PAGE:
I’m back in Las Vegas for IBM’s Pulse Cloud Conference where the weather is better with apparently 11,000 people who are all into cloud and IBM. This is my fourth industry conference in the past year focused on cloud software – the others were AWS re:Invent, OpenStack Summit, and VMworld. The size of these software events keeps getting bigger, though they all seem to attract slightly different crowds. As you’d imagine, this one has a lot of more mature people with a lot of suits in the mix. I consider this a good thing because it smells like the enterprise is taking cloud seriously and IBM is positioning themselves. Plus IBM is not catering to IT like many of the other providers – but is instead focusing on the lines of business and developers, trying to bring all three together to improve business agility. How are they doing that? Here are a few tidbits:
- The acquisition of SoftLayer ($2+B) and committing to building 15 new data centers with another $1.2B investment bringing their cloud data center count up to 40 globally gives the enterprise a global and scalable cloud provider with high performance instances delivered on Bare Metal.
- IBM just announced that they acquired Cloudant, which is a noSQL database built on Couchbase and will be offered as-a-service. Plus Cloudant potentially gives IBM more reach with Cloudant running on AWS, Rackspace, and other CSPs platforms. For the enterprise, they will be able to consume noSQL along with MongoDB, Hadoop, and their own in-memory database plus SAP and Oracle.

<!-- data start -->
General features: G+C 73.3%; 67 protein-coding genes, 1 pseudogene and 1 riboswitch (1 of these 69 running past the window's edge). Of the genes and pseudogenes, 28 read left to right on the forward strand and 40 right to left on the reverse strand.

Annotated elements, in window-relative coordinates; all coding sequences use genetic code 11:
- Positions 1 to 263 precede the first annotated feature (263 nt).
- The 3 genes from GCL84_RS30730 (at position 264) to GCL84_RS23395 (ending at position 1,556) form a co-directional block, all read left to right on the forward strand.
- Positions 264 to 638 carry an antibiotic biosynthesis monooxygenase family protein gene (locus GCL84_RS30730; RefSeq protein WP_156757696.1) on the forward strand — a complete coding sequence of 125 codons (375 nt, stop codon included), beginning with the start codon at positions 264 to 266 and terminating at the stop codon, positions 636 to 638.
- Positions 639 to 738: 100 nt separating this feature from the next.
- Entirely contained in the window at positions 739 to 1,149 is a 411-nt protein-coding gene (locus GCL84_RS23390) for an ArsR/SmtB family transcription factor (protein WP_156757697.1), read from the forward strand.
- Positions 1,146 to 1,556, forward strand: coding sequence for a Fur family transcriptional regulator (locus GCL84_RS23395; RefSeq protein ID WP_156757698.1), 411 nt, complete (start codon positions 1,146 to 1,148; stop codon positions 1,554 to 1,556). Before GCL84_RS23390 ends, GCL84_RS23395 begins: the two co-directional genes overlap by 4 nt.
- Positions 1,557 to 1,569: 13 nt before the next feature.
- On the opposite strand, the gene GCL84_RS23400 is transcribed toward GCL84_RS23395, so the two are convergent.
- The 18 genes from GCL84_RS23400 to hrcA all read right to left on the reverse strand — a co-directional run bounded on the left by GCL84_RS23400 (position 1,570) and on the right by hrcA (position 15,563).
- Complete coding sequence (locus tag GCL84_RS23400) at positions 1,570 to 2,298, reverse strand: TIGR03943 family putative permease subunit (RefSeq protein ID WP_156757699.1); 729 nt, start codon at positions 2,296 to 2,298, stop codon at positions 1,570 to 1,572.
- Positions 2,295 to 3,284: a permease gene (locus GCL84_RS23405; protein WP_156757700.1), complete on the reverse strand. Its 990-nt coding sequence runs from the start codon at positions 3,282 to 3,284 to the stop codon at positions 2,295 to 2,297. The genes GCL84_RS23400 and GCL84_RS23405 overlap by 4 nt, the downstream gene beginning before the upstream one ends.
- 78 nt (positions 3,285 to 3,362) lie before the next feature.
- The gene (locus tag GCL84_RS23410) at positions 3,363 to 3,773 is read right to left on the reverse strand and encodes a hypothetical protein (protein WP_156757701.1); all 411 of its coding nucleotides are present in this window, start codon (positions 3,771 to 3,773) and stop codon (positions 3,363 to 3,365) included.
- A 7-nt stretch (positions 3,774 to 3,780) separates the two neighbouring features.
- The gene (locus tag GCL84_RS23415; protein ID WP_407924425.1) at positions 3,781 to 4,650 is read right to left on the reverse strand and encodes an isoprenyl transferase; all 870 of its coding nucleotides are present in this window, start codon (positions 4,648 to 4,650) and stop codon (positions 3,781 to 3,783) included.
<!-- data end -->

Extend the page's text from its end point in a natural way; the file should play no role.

- IBM is a major OpenStack contributor and sponsor as well as being determined to deliver cloud services on OpenStack.
- IBM will be extending SoftLayer to manage other CPU designs (namely Power and Z series).
- IBM is a Cloud Foundry contributor and sponsor and now a founding member of the Cloud Foundry Foundation, which was announced today as a spinout from Pivotal. If you consider OpenStack as the open cloud orchestration and management platform, then consider Cloud Foundry Foundation as the open PaaS platform that all the tech vendors and enterprises can contribute to.
- BLueMix was announced today, which is a very rich PaaS offering from IBM built on Cloud Foundry with a service-catalog look and feel that includes a myriad of IBM and third-party services in an app marketplace. To show how easy it is to use, they demo’d a small app being written by a founder from Twilio that pushed SMS to an IBM exec’s phone.
- IBM also announced that they have a strategic direction to provide many of their software product portfolio as-a-service. This already includes systems management, monitoring, ITSM capabilities, and more. IBM currently has over 100 SaaS applications in their portfolio including items like Watson, several analytics options, and business apps like Maximo and Kenexa.
- Third-party software will also be available in IBM’s SaaS marketplace – with Twilio being just one.
What this all means to me is that IBM is serious about cloud with deep software and service capabilities for all the service delivery models. It also means that the enterprise has a lot of choice with IBM that allows them to build and run their cloud apps on-premises in a private cloud, off-prem in a public cloud, as a hybrid offering, or as SaaS usage. The key to their focus is that it is aimed squarely at providing business capabilities and enabling developers in the API connected cloud. Though the crowd was more subdued than at some of the other events, there was a lot to get excited about when it comes to where IBM is headed. It is clear they are invested heavily – not just from a wallet perspective but also from how passionate and engaged they are. This is an IBM I haven’t seen before and I’m looking forward to seeing how they execute and win the hearts and minds of their customers.